April 22, 2009 -- The Taliban have made very public inroads into formerly peaceful areas of Pakistan, thanks largely to a peace deal that imposes Islamic law on nearly a third of the Northwest Frontier Province. Militants have used that area as a base, residents say, and they have flouted requirements in that area that they disarm. Wednesday they set up checkpoints and began patrolling the streets with weapons, just as they did for months during nearly two years of fighting with the military.
The Taliban's increasing strength caught the attention of U.S. officials Wednesday, with Secretary of State Hillary Clinton calling Pakistan a "mortal threat to the security and safety of our country and the world."
"I think that we cannot underscore the seriousness of the existential threat posed to the state of Pakistan by the continuing advances, now within hours, of Islamabad," she told the House Committee on Foreign Affairs, "being made by a loosely confederated group of terrorists and others who are seeking the overthrow of the Pakistani state."
"I think that the Pakistani government is basically abdicating to the Taliban and to the extremists," she said.
Islamabad Residents Worry Taliban Encroaching on Capital
The Pashtuns who dominate the area along the Pakistan-Afghanistan border have a saying: "Every passing moment is better than the next one here."
Residents say that is an apt description of the current state of law and order in Pakistan, which has deteriorated to the point where people living in Islamabad are questioning whether the Taliban will soon challenge the writ of the state inside the capital itself.
The most public Taliban advance came in Buner, just south of the Swat Valley, part of the northwest area where the government signed a deal last week to impose Islamic law. In Buner, residents had managed to fend off Taliban militants for months. But eventually the militants overran the area, forcing many to flee to Islamabad, less than 100 miles away.
Horrific Stories of Escape
"We were crying for help because we knew we were next," 35-year-old Sami ur Rehman told ABC News, referring to the week before the Taliban overran Buner. "The government did not bother [to help] -- as if we did not matter."
Buner residents who have since fled their homes tell horrific stories of escape.
"First my marble factory in the area was captured and then my house and now they all were on the loose to destroy everything in the village," one resident currently in Islamabad told the Pakistani newspaper, The News. "I lifted my aging mother in my arms along with my son and wife to cross the mountains to reach the nearby road and hired a taxi to reach Islamabad. I cannot sleep as the families of my brothers, sisters and their children were still trapped in the village, which is now under occupation."
Police in Buner have largely disappeared, much as they did in Swat before the peace deal was signed. The Pakistani government hoped the deal would placate the Taliban, bringing peace to a restive valley and confining militants to a section of the northwest they largely controlled already.
President Asif Ali Zardari, according to intelligence officials, also signed the agreement under a great deal of fear. The officials say they had information the Taliban was on the verge of a major attack, and so encouraged Zardari to sign because it would likely prevent the attack from occurring.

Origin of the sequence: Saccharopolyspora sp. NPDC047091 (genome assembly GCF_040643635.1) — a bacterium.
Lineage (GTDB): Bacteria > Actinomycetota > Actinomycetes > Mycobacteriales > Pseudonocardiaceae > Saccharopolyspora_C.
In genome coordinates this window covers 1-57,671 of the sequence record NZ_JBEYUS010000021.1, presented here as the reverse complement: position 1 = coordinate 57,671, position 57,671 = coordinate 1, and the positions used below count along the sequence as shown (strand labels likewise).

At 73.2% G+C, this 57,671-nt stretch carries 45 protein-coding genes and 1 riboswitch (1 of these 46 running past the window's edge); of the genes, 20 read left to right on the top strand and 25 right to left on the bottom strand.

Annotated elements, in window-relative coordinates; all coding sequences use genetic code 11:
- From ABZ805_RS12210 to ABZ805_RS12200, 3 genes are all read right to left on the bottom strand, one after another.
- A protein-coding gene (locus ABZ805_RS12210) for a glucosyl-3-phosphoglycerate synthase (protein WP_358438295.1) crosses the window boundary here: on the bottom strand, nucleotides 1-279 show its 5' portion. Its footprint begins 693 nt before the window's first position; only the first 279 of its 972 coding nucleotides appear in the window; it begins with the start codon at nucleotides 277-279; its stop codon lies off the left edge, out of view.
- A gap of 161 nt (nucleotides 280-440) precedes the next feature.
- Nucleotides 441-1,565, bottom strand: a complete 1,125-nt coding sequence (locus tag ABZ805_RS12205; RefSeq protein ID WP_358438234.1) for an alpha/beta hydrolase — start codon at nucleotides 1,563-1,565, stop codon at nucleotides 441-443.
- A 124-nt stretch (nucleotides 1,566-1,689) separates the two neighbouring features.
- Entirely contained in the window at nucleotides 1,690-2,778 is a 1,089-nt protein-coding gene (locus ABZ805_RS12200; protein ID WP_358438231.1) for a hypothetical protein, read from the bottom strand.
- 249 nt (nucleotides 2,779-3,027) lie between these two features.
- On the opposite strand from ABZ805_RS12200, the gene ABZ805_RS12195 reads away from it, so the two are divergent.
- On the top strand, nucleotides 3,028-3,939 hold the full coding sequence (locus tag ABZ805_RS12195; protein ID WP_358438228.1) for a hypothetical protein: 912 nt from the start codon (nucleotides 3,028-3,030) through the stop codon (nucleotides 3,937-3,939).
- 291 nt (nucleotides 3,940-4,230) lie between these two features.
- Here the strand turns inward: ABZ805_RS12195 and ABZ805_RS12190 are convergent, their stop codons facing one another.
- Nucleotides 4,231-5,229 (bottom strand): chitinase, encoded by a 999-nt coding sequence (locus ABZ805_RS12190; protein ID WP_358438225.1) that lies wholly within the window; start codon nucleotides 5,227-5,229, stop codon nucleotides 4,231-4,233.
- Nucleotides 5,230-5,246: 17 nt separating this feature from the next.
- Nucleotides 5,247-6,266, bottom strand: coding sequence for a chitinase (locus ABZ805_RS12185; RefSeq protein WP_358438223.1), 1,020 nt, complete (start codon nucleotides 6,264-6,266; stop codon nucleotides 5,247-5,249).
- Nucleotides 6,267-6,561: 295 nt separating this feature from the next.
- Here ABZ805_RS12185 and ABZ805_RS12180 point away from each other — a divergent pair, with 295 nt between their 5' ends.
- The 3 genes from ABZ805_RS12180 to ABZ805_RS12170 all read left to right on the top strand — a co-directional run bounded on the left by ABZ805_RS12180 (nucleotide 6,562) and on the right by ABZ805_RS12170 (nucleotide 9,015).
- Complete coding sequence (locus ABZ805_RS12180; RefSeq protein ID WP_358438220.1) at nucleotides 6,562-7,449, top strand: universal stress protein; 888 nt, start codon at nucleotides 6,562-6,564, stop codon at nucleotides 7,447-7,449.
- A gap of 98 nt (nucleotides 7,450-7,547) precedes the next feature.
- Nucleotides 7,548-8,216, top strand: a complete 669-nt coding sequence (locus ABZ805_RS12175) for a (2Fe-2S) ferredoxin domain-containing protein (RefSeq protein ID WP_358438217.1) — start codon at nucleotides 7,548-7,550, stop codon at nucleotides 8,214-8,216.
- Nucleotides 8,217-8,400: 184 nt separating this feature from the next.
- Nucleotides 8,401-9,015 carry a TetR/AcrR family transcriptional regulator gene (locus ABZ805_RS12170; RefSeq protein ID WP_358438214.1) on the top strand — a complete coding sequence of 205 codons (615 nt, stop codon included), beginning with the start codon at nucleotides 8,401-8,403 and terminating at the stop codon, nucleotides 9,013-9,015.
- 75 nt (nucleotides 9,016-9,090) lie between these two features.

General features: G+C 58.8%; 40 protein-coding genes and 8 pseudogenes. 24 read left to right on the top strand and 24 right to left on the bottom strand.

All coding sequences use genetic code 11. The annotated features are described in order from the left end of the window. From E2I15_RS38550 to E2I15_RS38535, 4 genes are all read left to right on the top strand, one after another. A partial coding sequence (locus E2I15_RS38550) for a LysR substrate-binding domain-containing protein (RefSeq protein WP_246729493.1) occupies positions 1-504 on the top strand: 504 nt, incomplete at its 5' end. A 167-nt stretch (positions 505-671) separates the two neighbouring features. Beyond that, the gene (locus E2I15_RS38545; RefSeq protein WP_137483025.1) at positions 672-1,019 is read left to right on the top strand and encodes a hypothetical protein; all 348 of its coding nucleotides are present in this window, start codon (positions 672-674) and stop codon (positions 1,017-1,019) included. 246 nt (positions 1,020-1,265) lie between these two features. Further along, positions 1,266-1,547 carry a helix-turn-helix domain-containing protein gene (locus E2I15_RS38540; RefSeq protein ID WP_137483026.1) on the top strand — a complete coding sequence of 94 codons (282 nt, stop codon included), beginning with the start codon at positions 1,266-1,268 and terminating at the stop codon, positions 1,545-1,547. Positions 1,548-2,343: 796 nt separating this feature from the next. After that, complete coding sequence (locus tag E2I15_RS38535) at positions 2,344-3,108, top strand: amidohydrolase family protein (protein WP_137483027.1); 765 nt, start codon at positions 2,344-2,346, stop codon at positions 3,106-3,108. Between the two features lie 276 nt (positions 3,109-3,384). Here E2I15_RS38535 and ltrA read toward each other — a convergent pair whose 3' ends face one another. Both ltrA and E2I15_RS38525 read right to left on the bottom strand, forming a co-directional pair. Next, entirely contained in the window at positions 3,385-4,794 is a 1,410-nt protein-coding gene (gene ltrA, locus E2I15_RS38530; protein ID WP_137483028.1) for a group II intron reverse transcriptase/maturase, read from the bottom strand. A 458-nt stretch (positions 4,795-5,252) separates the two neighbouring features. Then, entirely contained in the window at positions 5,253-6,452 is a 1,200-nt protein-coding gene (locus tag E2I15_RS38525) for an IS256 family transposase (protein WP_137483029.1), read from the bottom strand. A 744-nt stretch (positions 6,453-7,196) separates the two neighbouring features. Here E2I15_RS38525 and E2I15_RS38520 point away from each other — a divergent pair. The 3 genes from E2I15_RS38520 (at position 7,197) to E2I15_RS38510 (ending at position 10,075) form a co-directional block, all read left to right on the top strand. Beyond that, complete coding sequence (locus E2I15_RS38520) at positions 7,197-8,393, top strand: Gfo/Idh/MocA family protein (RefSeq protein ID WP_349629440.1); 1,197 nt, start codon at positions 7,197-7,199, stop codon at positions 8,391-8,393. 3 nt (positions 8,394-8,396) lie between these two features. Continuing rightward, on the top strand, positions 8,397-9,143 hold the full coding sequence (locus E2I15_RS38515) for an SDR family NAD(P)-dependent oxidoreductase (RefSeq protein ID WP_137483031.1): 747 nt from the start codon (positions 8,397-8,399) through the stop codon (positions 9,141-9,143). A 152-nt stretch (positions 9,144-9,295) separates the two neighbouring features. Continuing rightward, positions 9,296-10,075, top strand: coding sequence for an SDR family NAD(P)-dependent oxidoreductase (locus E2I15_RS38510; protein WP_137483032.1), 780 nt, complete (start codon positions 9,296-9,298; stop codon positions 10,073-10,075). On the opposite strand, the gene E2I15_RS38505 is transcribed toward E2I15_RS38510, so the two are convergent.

But since the deal was signed, the religious leader who helped negotiate it for the government has indicated he will never be in favor of a Pakistan ruled by a democratic government.
Sufi Muhammad told reporters earlier this week that Pakistan's supreme court no longer applied to laws passed in the Swat Valley, now that Islamic law has created a system of courts whose judges are approved by the Taliban. He also called the supreme court and democracy itself "un-Islamic."
The spokesman for the Taliban in Swat, Muslim Khan, told the Associated Press earlier this week that international militants should come to Swat in order to find a safe haven.
Taliban's Movement Alarms Islamabad
"Osama can come here," Khan said, referring to al Qaeda leader Osama bin Laden. "Sure, like a brother they can stay anywhere they want. Yes, we will help them and protect them."
The Taliban's movement south toward Islamabad has alarmed the capital, which has been on edge for weeks.
Diplomats who used to drive around in traditional cars are now moving into bulletproof SUVs.
"Give them an inch and they'll take a mile," said one Western diplomat of the Swat peace deal. "The government is in a position of weakness."
Today residents of Islamabad described seeing two women in burqas, walking around the city, taking a kind of informal census. The two were asking who lived in certain homes, residents said, presumably looking for foreigners, diplomats, or NGOs.
Similar incidents have taken place in Islamabad before, especially during the 2007 crackdown on the Red Mosque, when security forces battled with radical, well-armed students in the center of the city.
The incident only served to increase fears in a city where NGO workers are leaving their offices early because of security risks and many diplomats are being told not to travel around.
"It's all very depressing," said one senior diplomat who sees intelligence reports about risks to the city. "It's hard to stay optimistic about the place."
One resident of Buner, who refused to give his name out of fear of reprisal, said he wanted Islamabad to suffer. That, he said, would be the only way the government would choose to fight the Taliban instead of sign peace deals with them.
"I just pray it happens to them so they realize what we went through," he said. "We are finished. We have nothing left."